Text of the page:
Looking back, there are moments which come to mind as major milestones in learning- one as a student and another as a teacher.
I will never forget the joy of getting into a Beijing taxi after living there for 9 months, saying my address, preparing to present the written address when needed, but the driver not asking any questions and taking me straight home! I had finally mastered the correct pronunciation and tone!
I remember a sweeping sense of accomplishment upon “teaching” my first class- a Spanish 2 class in high school while the teacher was on emergency leave. As her assistant, I had been sitting in on the classes and assisting with lesson preparations for a year and a half, so she asked me to lead in her absence. I led the normal routines and worked through some review material, asking and answering questions along the way. From then on, I saw myself as a teacher.
The word ‘learning’ evokes visions of textbooks and papers, but the biggest learning moments were active moments where connections were made to previous learning and were moments that inspired future learning endeavors. Rather than a static event, learning is the active process of gaining knowledge, making connections to existing knowledge, and reflecting on what knowledge is missing and “people must learn to recognize when they understand and when they need more information.” (Donovan, Bransford, & Pellegrino, 2000). Active, inquiry-based teaching methods which draw from an individual’s prior knowledge are essential to building new knowledge. Experiences with new content and an expanding vocabulary to articulate this knowledge are the foundation of learning. Individuals learn by making connections to existing knowledge, trial and error, and correcting any misconceptions. A learner takes these experiences, acknowledging gaps in knowledge, to identify areas for future exploration and to apply these experiences to what could be possible with further learning.
While my Chinese pronunciation and vocabulary initially grew through interactions with my teacher and trial and error, my knowledge has continued to expand using various technological developments. As stated in How People Learn, “Without an adequate level of initial learning, transfer cannot be expected” (Donovan, Bransford, & Pellegrino, 2000). Armed with a foundation in pronunciation and eager to live independently, I began to take more interest in new vocabulary. I would “read” through posts from my Chinese friends, hunting for characters I recognized, guessing at the meaning, before looking at the translation. With time, I was reading more and more and becoming less reliant on tech tools for translation.
Learning also takes time and repeated opportunities to try, fail, and try again. In that first moment as a “teacher” in Spanish class, I was using routines that my teacher had established through her years of practice. Her learning ultimately led to my success in that moment which taught me that education was a viable career choice and led me to declare Education as my major. Along the way, I added pedagogical knowledge and content knowledge (Koehler & Mishra, 2009) to my existing understanding of what it means to be a teacher. Accommodating this new information meant that some lessons succeeded while others failed. Reflecting on the outcome led to trying new things and learning from the result.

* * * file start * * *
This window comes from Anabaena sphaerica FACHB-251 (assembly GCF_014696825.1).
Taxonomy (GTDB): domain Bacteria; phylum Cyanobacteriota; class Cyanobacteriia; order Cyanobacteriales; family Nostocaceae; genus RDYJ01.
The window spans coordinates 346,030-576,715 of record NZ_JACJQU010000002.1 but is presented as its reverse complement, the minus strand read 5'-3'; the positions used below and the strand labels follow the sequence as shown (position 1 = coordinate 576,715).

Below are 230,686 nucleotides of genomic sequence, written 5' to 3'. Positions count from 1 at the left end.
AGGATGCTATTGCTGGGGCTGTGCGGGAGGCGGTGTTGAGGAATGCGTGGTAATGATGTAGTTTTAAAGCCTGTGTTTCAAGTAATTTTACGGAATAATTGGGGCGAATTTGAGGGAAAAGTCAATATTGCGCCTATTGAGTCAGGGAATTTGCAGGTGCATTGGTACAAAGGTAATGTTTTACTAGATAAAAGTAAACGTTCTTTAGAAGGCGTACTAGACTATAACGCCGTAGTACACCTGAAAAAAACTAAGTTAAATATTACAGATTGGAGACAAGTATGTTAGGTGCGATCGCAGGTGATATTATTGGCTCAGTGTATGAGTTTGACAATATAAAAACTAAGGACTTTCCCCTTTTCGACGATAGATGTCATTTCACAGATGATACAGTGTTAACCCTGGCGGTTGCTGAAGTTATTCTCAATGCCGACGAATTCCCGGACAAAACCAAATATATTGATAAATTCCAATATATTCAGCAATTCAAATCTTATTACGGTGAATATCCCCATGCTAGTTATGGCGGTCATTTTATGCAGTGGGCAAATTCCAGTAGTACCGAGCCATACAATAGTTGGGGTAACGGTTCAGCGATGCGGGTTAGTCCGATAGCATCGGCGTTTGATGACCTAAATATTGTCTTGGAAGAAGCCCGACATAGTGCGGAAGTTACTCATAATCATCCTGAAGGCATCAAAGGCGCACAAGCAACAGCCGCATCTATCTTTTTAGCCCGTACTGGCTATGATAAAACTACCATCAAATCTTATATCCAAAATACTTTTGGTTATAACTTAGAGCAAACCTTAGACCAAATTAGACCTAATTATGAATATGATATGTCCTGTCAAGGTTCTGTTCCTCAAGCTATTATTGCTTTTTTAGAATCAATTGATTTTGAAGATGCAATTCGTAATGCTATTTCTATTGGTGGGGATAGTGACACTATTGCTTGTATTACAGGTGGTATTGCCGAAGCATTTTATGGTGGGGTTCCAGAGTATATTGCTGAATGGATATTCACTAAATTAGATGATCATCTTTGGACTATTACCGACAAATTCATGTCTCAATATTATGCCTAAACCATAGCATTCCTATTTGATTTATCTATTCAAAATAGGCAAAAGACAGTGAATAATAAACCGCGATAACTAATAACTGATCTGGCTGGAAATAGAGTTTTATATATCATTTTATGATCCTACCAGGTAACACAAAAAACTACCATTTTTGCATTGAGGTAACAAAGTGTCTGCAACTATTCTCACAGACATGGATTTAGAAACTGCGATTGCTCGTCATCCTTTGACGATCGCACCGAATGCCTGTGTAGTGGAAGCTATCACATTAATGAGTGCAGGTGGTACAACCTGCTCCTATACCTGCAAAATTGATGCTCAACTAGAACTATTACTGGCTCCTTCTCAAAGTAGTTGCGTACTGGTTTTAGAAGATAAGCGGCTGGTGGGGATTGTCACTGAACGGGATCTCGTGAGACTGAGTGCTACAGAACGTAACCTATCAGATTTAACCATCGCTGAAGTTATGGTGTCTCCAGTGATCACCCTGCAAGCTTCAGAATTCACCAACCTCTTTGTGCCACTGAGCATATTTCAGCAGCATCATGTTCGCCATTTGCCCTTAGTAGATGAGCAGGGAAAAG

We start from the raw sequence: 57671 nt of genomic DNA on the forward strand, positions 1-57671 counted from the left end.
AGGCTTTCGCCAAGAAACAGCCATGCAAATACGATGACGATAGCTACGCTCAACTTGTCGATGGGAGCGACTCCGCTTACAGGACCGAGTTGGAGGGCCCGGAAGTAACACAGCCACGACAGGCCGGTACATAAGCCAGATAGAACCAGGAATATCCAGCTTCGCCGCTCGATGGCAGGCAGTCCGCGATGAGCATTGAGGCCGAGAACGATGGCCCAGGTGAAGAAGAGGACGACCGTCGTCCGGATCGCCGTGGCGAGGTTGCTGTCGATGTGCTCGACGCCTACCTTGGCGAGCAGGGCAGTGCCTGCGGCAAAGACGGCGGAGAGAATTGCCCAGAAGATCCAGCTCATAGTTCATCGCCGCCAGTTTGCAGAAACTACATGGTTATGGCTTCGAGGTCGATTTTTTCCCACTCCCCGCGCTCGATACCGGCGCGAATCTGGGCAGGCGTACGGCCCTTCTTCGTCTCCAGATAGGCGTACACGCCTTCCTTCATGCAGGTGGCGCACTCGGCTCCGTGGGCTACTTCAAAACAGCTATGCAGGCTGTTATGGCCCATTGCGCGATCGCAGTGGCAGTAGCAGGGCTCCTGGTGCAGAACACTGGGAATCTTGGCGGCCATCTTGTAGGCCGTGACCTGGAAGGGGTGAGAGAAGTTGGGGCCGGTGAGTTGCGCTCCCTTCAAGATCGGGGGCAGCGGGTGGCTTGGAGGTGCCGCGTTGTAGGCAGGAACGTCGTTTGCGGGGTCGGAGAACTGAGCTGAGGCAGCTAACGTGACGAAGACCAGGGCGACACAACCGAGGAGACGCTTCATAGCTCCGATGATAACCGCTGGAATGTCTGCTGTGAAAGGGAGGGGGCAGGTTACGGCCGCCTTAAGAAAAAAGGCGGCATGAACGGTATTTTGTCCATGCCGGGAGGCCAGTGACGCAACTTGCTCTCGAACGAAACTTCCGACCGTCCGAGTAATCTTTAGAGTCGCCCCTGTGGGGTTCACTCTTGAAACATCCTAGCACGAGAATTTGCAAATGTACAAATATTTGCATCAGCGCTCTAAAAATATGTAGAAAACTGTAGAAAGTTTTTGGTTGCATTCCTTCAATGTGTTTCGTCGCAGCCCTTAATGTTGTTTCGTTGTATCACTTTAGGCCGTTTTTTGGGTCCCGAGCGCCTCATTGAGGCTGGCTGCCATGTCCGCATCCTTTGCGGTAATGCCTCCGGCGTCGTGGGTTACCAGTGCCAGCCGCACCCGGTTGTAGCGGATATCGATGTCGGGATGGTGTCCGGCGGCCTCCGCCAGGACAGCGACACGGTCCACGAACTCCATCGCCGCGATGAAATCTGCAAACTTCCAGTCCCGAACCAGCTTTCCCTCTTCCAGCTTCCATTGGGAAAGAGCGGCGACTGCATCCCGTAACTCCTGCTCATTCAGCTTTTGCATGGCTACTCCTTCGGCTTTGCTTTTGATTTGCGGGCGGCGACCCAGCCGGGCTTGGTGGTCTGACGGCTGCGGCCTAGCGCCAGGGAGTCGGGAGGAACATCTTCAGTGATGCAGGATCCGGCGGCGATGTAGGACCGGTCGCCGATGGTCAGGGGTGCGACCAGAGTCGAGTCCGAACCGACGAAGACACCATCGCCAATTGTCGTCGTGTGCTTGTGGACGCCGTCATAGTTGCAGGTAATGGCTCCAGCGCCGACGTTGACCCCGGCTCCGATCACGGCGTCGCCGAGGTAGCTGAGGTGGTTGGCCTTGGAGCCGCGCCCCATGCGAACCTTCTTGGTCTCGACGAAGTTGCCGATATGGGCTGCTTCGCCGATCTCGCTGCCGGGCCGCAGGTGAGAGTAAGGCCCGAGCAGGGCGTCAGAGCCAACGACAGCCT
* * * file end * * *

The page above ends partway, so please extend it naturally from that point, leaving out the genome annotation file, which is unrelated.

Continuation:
No one is exempt from learning. Learning has occurred when knowledge and experience are combined and applied to a new situation. Moving forward, I am learning how to leverage technology as a tool for testing and investigating new ideas. Here at the start of summer, I feel very confident using technology in ways others have modeled for me- word processing, presentations, and basic EdTech skills that I have observed and discovered in the past, just as my Spanish class experience was successful because of the experience gained from others. I am looking forward to moving out of my comfort zone, acknowledging all that I do not know, to proceed through the process of trial and error to ultimately expand my understanding of technology’s place in education. Just as I finally succeeded in the taxi, I know that this learning journey will yield new skills and a sense of accomplishment in the future.
Donovan, S., Bransford, J., & Pellegrino, J. (2000). How people learn: Brain, mind, experience and school. Washington, DC: National Academy Press. Retrieved from http://www.nap.edu/openbook.php?isbn=0309070368
Koehler, M.J., & Mishra, P. (2008). Introducing TPCK. In AACTE Committee on Innovation and Technology (Eds.) Handbook of technological pedagogical content knowledge (TPCK) for educators (pp. 3-30) New York: Routledge Taylor & Francis Group. Retrieved from https://www.dropbox.com/s/v5wacslek0x517x/koehler_mishra_08.pdf